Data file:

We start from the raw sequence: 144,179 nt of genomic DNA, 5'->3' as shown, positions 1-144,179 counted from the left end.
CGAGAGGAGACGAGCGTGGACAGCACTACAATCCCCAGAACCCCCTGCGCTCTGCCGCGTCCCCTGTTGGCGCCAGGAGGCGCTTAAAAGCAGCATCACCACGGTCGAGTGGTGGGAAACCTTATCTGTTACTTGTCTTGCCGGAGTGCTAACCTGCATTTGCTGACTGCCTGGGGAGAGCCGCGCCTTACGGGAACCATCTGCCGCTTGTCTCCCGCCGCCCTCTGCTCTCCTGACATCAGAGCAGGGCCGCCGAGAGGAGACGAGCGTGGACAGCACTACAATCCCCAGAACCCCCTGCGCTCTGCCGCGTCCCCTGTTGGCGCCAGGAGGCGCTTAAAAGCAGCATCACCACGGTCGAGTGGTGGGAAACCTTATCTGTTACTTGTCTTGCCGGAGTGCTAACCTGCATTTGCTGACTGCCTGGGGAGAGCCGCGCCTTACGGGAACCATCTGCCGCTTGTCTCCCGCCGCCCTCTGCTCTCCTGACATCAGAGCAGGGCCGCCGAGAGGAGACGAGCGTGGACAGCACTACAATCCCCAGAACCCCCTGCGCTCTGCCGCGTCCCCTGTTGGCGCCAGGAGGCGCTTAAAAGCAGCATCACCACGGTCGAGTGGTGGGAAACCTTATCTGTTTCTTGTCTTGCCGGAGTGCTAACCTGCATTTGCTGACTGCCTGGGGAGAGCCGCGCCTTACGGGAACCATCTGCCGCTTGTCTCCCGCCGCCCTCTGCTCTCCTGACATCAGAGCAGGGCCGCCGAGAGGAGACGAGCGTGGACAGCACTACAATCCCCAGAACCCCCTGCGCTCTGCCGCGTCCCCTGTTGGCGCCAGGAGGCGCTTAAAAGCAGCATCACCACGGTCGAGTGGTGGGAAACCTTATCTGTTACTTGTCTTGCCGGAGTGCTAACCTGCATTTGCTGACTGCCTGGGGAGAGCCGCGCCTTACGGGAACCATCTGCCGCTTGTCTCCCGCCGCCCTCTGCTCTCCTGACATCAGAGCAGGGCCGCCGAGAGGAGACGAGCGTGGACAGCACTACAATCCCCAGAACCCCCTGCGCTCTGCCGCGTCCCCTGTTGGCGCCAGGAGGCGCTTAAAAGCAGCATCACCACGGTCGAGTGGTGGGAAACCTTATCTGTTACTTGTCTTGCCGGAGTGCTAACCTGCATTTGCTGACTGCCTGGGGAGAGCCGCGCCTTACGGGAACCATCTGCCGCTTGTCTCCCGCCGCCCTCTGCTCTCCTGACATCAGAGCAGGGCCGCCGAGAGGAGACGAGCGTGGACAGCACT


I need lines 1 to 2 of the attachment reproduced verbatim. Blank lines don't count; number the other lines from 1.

We start from the raw sequence: 144,179 nt of genomic DNA, 5'->3' as shown, positions 1-144,179 counted from the left end.
CGAGAGGAGACGAGCGTGGACAGCACTACAATCCCCAGAACCCCCTGCGCTCTGCCGCGTCCCCTGTTGGCGCCAGGAGGCGCTTAAAAGCAGCATCACCACGGTCGAGTGGTGGGAAACCTTATCTGTTACTTGTCTTGCCGGAGTGCTAACCTGCATTTGCTGACTGCCTGGGGAGAGCCGCGCCTTACGGGAACCATCTGCCGCTTGTCTCCCGCCGCCCTCTGCTCTCCTGACATCAGAGCAGGGCCGCCGAGAGGAGACGAGCGTGGACAGCACTACAATCCCCAGAACCCCCTGCGCTCTGCCGCGTCCCCTGTTGGCGCCAGGAGGCGCTTAAAAGCAGCATCACCACGGTCGAGTGGTGGGAAACCTTATCTGTTACTTGTCTTGCCGGAGTGCTAACCTGCATTTGCTGACTGCCTGGGGAGAGCCGCGCCTTACGGGAACCATCTGCCGCTTGTCTCCCGCCGCCCTCTGCTCTCCTGACATCAGAGCAGGGCCGCCGAGAGGAGACGAGCGTGGACAGCACTACAATCCCCAGAACCCCCTGCGCTCTGCCGCGTCCCCTGTTGGCGCCAGGAGGCGCTTAAAAGCAGCATCACCACGGTCGAGTGGTGGGAAACCTTATCTGTTTCTTGTCTTGCCGGAGTGCTAACCTGCATTTGCTGACTGCCTGGGGAGAGCCGCGCCTTACGGGAACCATCTGCCGCTTGTCTCCCGCCGCCCTCTGCTCTCCTGACATCAGAGCAGGGCCGCCGAGAGGAGACGAGCGTGGACAGCACTACAATCCCCAGAACCCCCTGCGCTCTGCCGCGTCCCCTGTTGGCGCCAGGAGGCGCTTAAAAGCAGCATCACCACGGTCGAGTGGTGGGAAACCTTATCTGTTACTTGTCTTGCCGGAGTGCTAACCTGCATTTGCTGACTGCCTGGGGAGAGCCGCGCCTTACGGGAACCATCTGCCGCTTGTCTCCCGCCGCCCTCTGCTCTCCTGACATCAGAGCAGGGCCGCCGAGAGGAGACGAGCGTGGACAGCACTACAATCCCCAGAACCCCCTGCGCTCTGCCGCGTCCCCTGTTGGCGCCAGGAGGCGCTTAAAAGCAGCATCACCACGGTCGAGTGGTGGGAAACCTTATCTGTTACTTGTCTTGCCGGAGTGCTAACCTGCATTTGCTGACTGCCTGGGGAGAGCCGCGCCTTACGGGAACCATCTGCCGCTTGTCTCCCGCCGCCCTCTGCTCTCCTGACATCAGAGCAGGGCCGCCGAGAGGAGACGAGCGTGGACAGCACT